The chapter eighth chapter of Sproul’s book is titled: Be Holy Because I Am Holy. And, like all the chapters preceding it, it is awesome.
The author starts off by talking about the word saint and what the word actually means. Through out the Bible we see average believers referred to as saints. Is this okay? Now days we associate the word saint with someone that did something amazing for Christianity, or someone especially righteous. I’ve actually seen list of things one has to do to be worthy of the title “saint.” The list of steps to becoming a saint are usually far too long, as they require more than one thing. In reality all believers are saints. Saints are what makes up the church. So, really the only step required to becoming a saint is: justification. And we know, we are justified by faith alone (in Christ alone).
But, wait. Don’t “saints” usually do all sorts of good and righteous things? Yes. And all Christians should strive to live upright, holy, and blameless before God. I like how Martin Luther put it:
“Justification is by faith alone, but not by a faith that is alone.” -Luther
From our justification comes our sanctification. We have been chosen for this. As children of God we have been chosen for a set apart life. A life striving toward holiness. Of course, we will never see our sanctification complete this side of heaven. We still live in a fallen world, and have on our sinful flesh. The battle will be raging on until Christ’s glorious return . Our lives should look different. RC Sproul reminds us, we are called to a life of non-conformity:
The Bible calls us “holy ones.” We are holy because we have been consecrated to God. We have been set apart. We have been called to a life that is different. The Christian life is a life of nonconformity.
We can see this idea expressed in Romans:
I appeal to you therefore, brothers, by the mercies of God, to present your bodies as a living sacrifice, holy and acceptable to God, which is your spiritual worship.2 Do not be conformed to this world, but be transformed by the renewal of your mind, that by testing you may discern what is the will of God, what is good and acceptable and perfect. (12:1-2)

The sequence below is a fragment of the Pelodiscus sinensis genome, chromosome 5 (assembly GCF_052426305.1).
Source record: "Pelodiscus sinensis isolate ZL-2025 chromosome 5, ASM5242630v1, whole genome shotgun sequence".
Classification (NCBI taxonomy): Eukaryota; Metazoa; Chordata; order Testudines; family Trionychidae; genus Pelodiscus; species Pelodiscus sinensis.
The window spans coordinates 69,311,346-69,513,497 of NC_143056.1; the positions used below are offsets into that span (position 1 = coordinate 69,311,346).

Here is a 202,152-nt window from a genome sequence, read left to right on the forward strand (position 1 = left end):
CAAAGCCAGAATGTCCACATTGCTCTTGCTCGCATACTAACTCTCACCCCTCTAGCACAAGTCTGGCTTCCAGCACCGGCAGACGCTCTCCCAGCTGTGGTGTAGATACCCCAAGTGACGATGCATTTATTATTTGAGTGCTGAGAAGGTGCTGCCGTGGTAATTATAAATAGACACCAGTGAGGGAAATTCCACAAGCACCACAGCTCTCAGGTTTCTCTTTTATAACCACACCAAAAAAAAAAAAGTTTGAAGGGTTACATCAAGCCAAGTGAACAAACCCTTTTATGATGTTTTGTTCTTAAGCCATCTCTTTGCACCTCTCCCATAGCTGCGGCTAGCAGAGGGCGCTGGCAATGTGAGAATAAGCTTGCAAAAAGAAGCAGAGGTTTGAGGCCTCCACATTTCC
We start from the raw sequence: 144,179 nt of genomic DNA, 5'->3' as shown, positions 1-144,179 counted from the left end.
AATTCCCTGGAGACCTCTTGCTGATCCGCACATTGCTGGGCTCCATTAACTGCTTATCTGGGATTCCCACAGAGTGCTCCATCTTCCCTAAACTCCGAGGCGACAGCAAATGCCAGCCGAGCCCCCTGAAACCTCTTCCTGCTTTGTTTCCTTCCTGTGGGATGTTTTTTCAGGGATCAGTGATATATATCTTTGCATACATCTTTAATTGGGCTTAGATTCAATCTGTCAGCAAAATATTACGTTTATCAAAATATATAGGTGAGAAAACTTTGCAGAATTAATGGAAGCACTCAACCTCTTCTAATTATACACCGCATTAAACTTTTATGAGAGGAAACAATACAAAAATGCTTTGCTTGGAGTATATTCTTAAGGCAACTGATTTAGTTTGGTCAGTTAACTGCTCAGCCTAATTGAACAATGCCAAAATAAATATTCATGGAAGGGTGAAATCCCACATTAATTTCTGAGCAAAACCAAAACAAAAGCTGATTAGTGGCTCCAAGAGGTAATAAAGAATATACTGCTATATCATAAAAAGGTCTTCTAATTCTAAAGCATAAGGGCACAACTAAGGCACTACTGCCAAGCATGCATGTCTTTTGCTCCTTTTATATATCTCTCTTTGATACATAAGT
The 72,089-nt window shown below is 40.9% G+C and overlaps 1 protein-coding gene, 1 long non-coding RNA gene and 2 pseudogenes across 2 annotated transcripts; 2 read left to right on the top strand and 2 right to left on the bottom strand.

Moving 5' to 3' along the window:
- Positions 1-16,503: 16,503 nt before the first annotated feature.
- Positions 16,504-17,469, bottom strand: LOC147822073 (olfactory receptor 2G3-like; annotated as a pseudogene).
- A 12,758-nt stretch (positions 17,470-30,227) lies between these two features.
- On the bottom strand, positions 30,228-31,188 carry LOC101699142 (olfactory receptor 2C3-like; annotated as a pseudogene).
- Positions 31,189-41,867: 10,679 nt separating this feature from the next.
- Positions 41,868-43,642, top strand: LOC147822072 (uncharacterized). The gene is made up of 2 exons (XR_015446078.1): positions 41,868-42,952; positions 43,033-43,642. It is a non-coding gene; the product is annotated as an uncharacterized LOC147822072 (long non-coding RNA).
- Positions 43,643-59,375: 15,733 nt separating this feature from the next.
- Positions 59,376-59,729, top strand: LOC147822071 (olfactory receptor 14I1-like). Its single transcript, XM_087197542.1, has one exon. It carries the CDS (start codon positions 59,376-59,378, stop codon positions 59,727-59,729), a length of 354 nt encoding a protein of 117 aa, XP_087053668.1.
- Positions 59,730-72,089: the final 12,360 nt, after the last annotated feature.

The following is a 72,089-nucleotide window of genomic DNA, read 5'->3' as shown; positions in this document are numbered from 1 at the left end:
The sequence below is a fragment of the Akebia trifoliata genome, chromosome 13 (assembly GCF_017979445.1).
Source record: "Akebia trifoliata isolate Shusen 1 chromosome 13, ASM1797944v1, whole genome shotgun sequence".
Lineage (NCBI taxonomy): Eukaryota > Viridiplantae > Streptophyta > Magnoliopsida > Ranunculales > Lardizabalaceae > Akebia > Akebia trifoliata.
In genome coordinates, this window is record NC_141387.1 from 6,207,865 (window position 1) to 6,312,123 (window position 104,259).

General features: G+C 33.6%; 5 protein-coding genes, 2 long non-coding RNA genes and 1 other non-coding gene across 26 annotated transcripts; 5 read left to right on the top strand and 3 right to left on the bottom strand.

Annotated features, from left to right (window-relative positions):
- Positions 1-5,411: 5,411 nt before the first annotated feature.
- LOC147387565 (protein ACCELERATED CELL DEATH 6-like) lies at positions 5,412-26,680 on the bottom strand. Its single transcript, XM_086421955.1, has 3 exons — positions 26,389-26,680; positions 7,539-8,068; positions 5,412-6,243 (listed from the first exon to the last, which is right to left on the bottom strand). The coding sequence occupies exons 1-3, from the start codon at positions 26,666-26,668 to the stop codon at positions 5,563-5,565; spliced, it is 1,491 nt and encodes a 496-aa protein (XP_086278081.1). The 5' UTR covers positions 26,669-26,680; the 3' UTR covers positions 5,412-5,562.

Notice, this is not a cheap, shallow idea of non-conformity. Paul is talking about inwardly transforming yourself, starting with the renewal of your mind.
“The simplistic way of not conforming is to see what is in style in our culture and then do the opposite. When piety is defined exclusively in terms of externals, the whole point of the apostle’s teaching has been lost. Somehow we have failed to hear Jesus’ words that it is not what goes into a person’s mouth that defiles a person but what comes out of it.”
Sproul goes on to talk about how it takes no great moral courage to avoid dancing or certain movies. This is a cheap morality being substituted for a real, deep righteousness. This kind of righteousness starts with the renewal of the mind, as Paul mentioned. What is this? It is disciplined education on the Word of God. We can never begin to reach true righteousness if we neglect the precious Word. Children of God should love His Word, we should feast upon it. We need to be masters of the Word. This is the renewing of our minds. Knowing the Word will help us to know Jesus. To learn to value what he valued and despise what he despised. This should be at the heart of the saints.
This is all part of the daily process of becoming holy. Since we are justified we are being sanctified. This does not mean we are perfect.
“Simul justus et peccator” – Luther ( At the same time just and sinner).
We must never, never forget that we are not justified before God based on anything we have done or will ever do. We are justified only because of the righteousness of Christ that has been imputed to us. This is truly an amazing thing. Grace should never stop being amazing, and should always propel us forwarded to live the life God has called us to as, “holy ones.”